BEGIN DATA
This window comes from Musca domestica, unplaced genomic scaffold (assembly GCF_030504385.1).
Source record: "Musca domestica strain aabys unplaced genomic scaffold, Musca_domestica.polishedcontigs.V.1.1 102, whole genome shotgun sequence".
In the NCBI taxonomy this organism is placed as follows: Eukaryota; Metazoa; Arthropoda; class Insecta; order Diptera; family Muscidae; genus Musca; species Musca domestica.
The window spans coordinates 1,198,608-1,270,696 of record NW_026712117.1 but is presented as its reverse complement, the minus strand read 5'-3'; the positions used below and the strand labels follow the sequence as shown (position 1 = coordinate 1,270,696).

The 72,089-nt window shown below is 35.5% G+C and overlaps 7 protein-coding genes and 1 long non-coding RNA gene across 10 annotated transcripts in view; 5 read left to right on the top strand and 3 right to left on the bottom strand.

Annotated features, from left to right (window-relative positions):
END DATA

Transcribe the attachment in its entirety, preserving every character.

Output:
This window comes from Musca domestica, unplaced genomic scaffold (assembly GCF_030504385.1).
Source record: "Musca domestica strain aabys unplaced genomic scaffold, Musca_domestica.polishedcontigs.V.1.1 102, whole genome shotgun sequence".
In the NCBI taxonomy this organism is placed as follows: Eukaryota; Metazoa; Arthropoda; class Insecta; order Diptera; family Muscidae; genus Musca; species Musca domestica.
The window spans coordinates 1,198,608-1,270,696 of record NW_026712117.1 but is presented as its reverse complement, the minus strand read 5'-3'; the positions used below and the strand labels follow the sequence as shown (position 1 = coordinate 1,270,696).

The 72,089-nt window shown below is 35.5% G+C and overlaps 7 protein-coding genes and 1 long non-coding RNA gene across 10 annotated transcripts in view; 5 read left to right on the top strand and 3 right to left on the bottom strand.

Annotated features, from left to right (window-relative positions):